Every word Jesus shared was shared from a place of genuine love so that, as verse 8 explains, the people close to Jesus were attracted to him and came to believe he was sent from God.
5) I have “kept them in thy name: those that thou gavest me . . .” (v. 12) Jesus kept the people God gave him. We need to do the same by engaging with the people God gives us, in our circle. As Jesus did, in the context of unmistakable love we need to let them into our lives the way Jesus allowed the twelve into his life. We need to let them see what it looks like to follow Jesus closely. To love people the way he did. To show outrageous grace to others the way he did. To demonstrate compassion the way he did. And to share truth in the context of love the way he did.
In my own personal experience, and from observing how Jesus related to his disciples in the gospels, this is what will keep the people close to us in His name.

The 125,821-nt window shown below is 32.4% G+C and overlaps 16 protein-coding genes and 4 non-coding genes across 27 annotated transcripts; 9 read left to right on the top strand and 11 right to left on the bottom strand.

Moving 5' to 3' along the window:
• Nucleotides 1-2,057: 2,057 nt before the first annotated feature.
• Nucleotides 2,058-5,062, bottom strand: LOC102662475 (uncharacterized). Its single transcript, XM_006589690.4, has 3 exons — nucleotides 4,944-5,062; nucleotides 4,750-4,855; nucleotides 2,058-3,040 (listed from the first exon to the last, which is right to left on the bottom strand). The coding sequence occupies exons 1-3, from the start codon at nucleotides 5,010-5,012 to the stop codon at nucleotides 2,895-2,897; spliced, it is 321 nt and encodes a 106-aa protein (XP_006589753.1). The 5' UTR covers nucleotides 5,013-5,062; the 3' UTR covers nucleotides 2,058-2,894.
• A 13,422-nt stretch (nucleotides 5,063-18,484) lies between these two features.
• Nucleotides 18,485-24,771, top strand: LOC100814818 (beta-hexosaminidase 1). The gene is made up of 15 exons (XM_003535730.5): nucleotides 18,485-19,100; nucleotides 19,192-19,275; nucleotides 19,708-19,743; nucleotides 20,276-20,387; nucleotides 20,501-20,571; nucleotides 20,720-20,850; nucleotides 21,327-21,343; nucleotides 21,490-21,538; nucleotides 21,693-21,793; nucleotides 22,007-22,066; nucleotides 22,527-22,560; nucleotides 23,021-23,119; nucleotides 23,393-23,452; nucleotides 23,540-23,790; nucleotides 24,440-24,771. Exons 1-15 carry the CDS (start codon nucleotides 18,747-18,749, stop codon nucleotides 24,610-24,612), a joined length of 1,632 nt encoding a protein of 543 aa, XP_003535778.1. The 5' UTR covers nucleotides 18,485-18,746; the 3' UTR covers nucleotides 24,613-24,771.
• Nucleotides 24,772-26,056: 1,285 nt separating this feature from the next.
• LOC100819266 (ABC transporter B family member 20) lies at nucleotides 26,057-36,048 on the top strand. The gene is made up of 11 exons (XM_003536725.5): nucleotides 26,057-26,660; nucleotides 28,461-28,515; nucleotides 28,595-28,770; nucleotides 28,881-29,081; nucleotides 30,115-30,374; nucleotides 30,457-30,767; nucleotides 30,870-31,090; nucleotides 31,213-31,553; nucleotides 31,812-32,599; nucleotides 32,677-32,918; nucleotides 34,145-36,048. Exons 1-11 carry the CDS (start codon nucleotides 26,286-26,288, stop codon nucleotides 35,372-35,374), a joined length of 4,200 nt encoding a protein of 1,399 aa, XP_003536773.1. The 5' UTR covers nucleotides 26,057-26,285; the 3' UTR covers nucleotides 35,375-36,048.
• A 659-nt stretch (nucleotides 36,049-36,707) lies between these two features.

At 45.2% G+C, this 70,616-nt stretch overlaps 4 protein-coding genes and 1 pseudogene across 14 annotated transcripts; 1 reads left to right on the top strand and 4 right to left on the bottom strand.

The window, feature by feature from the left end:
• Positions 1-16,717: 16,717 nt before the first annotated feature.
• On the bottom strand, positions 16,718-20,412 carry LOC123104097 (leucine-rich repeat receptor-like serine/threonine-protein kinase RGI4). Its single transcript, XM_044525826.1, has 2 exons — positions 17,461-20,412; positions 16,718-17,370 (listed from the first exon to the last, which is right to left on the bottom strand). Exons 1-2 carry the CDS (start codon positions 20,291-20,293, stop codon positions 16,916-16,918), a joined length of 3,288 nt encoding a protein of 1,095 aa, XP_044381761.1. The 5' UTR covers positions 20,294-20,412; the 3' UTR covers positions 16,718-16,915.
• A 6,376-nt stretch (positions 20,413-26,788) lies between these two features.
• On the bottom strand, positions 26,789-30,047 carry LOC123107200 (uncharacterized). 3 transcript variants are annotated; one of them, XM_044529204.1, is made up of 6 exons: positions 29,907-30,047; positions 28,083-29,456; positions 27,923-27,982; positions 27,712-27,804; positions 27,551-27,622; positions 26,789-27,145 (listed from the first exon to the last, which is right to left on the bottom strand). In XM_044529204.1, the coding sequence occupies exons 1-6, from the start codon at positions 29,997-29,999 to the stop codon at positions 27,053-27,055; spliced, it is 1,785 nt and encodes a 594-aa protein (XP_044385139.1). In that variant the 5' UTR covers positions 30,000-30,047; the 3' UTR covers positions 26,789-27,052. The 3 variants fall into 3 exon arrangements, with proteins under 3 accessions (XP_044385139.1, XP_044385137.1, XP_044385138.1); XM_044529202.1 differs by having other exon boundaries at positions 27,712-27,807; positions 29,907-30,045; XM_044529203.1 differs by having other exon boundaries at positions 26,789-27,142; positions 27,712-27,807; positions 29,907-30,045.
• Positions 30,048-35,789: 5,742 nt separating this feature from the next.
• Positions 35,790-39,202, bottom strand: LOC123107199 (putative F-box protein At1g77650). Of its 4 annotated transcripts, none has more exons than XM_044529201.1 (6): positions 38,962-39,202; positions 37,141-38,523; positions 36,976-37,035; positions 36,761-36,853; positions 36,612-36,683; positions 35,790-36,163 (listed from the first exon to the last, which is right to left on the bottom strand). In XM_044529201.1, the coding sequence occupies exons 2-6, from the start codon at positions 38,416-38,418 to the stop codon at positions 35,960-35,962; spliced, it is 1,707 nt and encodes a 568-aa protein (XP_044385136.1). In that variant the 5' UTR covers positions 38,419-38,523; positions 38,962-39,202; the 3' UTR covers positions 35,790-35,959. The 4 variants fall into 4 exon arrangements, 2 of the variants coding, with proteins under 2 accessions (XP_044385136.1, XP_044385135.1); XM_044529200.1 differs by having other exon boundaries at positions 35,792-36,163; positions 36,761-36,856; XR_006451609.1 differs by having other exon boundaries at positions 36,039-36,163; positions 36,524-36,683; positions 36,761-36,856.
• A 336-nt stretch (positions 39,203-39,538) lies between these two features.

6) “I have given them thy word.” (v. 14) Unlike verse 8, the word “word” here in the original is logos. And logos refers to the total inspired Word of God. So even as Jesus did, we are to share God’s word, the Bible, with those close to us. But always in the context of love.
7) I have “sent them into the world.” (v. 18) They’re not of the world but Jesus sent his disciples in to the world to continue to do what Jesus did. (John 17:16-18, Romans 12:2) We should do the same. Our goal should be for those close to us to go out into the world and continue to love God and to love people the way Jesus did. When Kobe Bryant died unexpectedly, I was reminded how fragile life is. Tomorrow’s not guaranteed. I don’t know when my time will be over. It could be much sooner than I expect. Before I’m gone, I desire to see those close to me drawing close to Jesus, loving God well, and loving people well.
Few things are more important to me than that.